Are Stocks In A Helium Bubble?
During the fall of the Roman Empire, Romans of wealth, including high-level soldiers, melted down silver Roman coins because they could see the end of the empire coming. They were effectively converting out of cash and into a precious metal. They knew the value of silver, no matter what.
A few months ago, when the Covid-19 virus started to take hold in China and especially when it hit Italy, sharp investors bailed out of stock markets and converted their investments into US treasury bills and also cash. INSERT B: Shortly afterwards the main Stock indices crashed with the biggest hit to the Dow Jones 30, which tanked from above 29.000 to 18.200 at its low point. The Federal Reserve, along with other major Western governments, acted quickly and reduced interest rates and pumped as much money as possible into economies to try and limit the damage, where the majority of the world was in a state of lockdown, and all but essential business were closed. The global economy was flatlining, going into recession, and is currently facing the biggest economic disaster which this world has ever known.
And yet, in the last few weeks global indices, especially the Dow Jones, INSERT 1 S&P 500, the INSERT 2 German Dax and INSERT 3 the FTSE INSERT 4 have rebounded off of their lows and incredibly are in what can only be termed as a bull run. With no end in sight to the Covered-19 crisis and no cure on the horizon, and where economic production and gross domestic product are tanking, how can stock indices be riding on a high?
This can be down to a couple of reasons, f o m o: Fear of missing out, where investors are diving back and picking up what they see as cheap stocks under the old adage; buy at the bottom and sell at the top, and where Executives have also picked up stock in their own firms. Another reason can be put down to automatic trading algorithms which simply have no rationale when it comes to fundamentals, they have no empathy with people that are affected by this disease, they have no consideration of flatlining economies and negative GDP’s, they are simply programmed to buy and sell on whatever technical trading criteria the programmer sets.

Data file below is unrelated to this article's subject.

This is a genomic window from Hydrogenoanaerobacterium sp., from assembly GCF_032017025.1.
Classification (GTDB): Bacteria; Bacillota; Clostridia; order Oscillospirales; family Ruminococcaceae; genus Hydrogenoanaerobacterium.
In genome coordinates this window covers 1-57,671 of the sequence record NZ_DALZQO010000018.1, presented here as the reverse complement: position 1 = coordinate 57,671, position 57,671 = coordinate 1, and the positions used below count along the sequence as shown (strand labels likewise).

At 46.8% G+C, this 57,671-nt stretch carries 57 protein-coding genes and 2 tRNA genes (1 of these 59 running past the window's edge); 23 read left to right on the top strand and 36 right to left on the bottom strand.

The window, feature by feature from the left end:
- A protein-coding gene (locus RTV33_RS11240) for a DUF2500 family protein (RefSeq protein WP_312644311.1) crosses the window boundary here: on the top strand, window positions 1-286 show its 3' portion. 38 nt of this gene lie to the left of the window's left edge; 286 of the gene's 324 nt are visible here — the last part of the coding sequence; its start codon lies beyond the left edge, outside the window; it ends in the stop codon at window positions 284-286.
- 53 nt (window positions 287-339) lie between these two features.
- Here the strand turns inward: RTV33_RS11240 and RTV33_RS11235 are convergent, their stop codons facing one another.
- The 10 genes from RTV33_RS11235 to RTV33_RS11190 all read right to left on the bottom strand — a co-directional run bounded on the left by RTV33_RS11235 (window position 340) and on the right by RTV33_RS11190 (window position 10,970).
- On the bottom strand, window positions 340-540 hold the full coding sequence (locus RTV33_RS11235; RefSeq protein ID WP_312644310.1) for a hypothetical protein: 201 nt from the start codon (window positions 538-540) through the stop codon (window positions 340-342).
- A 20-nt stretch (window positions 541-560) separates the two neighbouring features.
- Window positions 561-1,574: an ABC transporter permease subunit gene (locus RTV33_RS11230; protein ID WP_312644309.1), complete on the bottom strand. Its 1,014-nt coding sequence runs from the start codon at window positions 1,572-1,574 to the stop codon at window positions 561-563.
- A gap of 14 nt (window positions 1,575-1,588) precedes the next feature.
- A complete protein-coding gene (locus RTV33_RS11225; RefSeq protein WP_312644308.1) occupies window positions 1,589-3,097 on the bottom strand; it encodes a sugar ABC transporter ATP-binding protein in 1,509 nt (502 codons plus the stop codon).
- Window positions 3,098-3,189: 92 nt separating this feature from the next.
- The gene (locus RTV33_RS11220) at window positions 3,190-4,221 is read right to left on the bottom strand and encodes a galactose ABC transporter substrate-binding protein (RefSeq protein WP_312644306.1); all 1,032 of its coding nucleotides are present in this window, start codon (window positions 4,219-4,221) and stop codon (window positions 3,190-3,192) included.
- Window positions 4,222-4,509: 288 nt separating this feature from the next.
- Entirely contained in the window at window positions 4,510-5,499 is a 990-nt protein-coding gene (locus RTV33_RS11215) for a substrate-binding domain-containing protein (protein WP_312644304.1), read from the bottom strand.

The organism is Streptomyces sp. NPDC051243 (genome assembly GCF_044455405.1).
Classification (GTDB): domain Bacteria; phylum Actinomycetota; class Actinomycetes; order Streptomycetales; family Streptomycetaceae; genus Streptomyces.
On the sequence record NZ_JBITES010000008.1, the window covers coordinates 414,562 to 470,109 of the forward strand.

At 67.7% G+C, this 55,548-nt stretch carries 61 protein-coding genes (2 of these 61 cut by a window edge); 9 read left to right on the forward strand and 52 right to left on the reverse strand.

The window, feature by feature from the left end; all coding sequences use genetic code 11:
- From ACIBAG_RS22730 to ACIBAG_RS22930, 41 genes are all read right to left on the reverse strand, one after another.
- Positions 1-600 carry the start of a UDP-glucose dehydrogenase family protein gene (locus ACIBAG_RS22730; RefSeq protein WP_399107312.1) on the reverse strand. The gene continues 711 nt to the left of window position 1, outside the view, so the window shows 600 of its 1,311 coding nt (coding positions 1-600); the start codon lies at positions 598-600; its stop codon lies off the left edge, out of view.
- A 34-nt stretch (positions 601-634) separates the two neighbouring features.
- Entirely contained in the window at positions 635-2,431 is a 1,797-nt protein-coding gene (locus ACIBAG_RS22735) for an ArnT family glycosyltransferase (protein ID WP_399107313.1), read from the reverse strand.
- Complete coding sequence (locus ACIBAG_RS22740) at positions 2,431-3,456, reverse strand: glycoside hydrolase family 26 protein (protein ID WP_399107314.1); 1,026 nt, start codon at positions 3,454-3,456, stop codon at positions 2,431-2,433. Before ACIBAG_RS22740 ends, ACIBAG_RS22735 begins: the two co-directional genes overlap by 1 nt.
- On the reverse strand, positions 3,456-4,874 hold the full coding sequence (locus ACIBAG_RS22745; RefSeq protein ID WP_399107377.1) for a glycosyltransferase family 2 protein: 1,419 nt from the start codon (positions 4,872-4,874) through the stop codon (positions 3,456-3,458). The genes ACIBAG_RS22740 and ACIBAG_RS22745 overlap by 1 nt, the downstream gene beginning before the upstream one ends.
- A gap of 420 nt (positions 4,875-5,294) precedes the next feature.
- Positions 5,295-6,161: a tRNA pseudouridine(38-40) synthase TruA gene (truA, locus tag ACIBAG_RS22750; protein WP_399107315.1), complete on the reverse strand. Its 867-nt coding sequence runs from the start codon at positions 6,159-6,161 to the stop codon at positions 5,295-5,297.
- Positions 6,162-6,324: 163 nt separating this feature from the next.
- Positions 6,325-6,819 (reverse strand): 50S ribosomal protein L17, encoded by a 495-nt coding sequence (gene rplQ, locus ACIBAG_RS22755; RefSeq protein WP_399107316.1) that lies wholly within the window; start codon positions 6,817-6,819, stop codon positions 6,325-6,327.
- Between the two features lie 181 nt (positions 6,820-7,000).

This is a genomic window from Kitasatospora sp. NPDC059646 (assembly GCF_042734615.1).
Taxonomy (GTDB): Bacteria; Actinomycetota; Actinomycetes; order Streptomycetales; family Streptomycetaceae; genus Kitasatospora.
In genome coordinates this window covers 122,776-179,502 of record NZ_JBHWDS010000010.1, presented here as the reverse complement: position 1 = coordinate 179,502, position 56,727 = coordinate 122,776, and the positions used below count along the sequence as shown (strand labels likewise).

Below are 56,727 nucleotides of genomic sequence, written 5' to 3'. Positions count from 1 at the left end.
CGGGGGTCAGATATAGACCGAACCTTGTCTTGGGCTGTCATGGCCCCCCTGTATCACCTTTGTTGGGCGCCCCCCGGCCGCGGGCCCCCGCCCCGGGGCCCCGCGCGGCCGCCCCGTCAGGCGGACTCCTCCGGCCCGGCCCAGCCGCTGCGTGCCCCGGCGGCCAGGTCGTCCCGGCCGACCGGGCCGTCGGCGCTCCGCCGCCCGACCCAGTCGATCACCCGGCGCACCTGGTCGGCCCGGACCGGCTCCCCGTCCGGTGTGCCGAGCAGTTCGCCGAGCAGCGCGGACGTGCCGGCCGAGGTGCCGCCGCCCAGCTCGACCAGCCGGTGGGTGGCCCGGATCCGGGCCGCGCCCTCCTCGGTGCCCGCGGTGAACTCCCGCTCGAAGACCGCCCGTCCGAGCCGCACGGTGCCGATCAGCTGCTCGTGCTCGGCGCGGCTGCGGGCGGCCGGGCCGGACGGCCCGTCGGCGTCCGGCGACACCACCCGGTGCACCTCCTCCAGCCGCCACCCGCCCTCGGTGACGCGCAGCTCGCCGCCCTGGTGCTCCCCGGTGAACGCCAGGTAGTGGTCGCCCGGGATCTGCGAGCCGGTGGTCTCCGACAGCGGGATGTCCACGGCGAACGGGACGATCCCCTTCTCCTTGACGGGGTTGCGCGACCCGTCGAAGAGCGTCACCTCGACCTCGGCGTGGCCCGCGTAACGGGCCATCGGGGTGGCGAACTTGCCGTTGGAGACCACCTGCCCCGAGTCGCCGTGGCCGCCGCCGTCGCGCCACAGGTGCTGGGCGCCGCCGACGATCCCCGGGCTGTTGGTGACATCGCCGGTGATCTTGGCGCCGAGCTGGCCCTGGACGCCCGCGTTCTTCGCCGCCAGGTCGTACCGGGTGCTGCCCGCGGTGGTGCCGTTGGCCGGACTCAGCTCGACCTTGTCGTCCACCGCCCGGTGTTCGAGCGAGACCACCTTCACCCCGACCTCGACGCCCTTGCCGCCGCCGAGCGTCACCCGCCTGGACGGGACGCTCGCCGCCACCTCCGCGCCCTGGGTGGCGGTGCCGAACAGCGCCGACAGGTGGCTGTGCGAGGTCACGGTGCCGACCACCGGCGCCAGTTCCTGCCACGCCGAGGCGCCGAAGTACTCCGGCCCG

The upshot is that a bubble has been created in these indices, where artificially inflated stocks are floating well above where they should be, in some kind of helium bubble. And we all know what happens to bubbles: they burst.
Stock markets, and the companies which are contained within, grow on consumer demand and while consumers are currently buying their necessities like food, medicine, electricity, gas; the basics, in other words, they certainly are not buying luxury items including cars, holidays abroad including airline flights, on cruise liners, or requiring hotels. And they are not going out to restaurants or cinemas, and they are not buying petrol for their cars because most of them are in lockdown. They aren’t moving house, and the financial services sector, in terms of lawyers and mortgage underwriters, are affected. And of course, all of this has a knock-on effect on those companies, which means they cannot grow, and which means that essentially their stock value should be crashing through the floor. And yet here we are in a bull run.
There is an old adage: the writing is on the wall, and when oil prices crashed this week and turned negative for the first time in history, it sent a chill through the spines of investors that told them that the financial markets were on borrowed time. While the oil market crash was said to be on a technicality, due to a futures contract for May which established that there was insufficient oil storage capacity, which sent oil prices to minus $40 Per barrel for West Texas Intermediate, and where we have seen a slight rebound in June contract prices, what do you think is going to happen when this maturity comes up.
There will still be an oversupply of oil in a marketplace that doesn’t need it because it’s in lockdown, there will still be a lack of storage capacity in a purpose-built facility such as Cushing, Oklahoma and around the world, so expect more jitters there. And of course, the longer the Covid-19 virus continues, the more likely that the stock market bull run is going to end with a flash bang wallop.
And of course, because all of the financial markets are so closely interconnected, we can only expect extreme volatility to spill over into the foreign exchange market.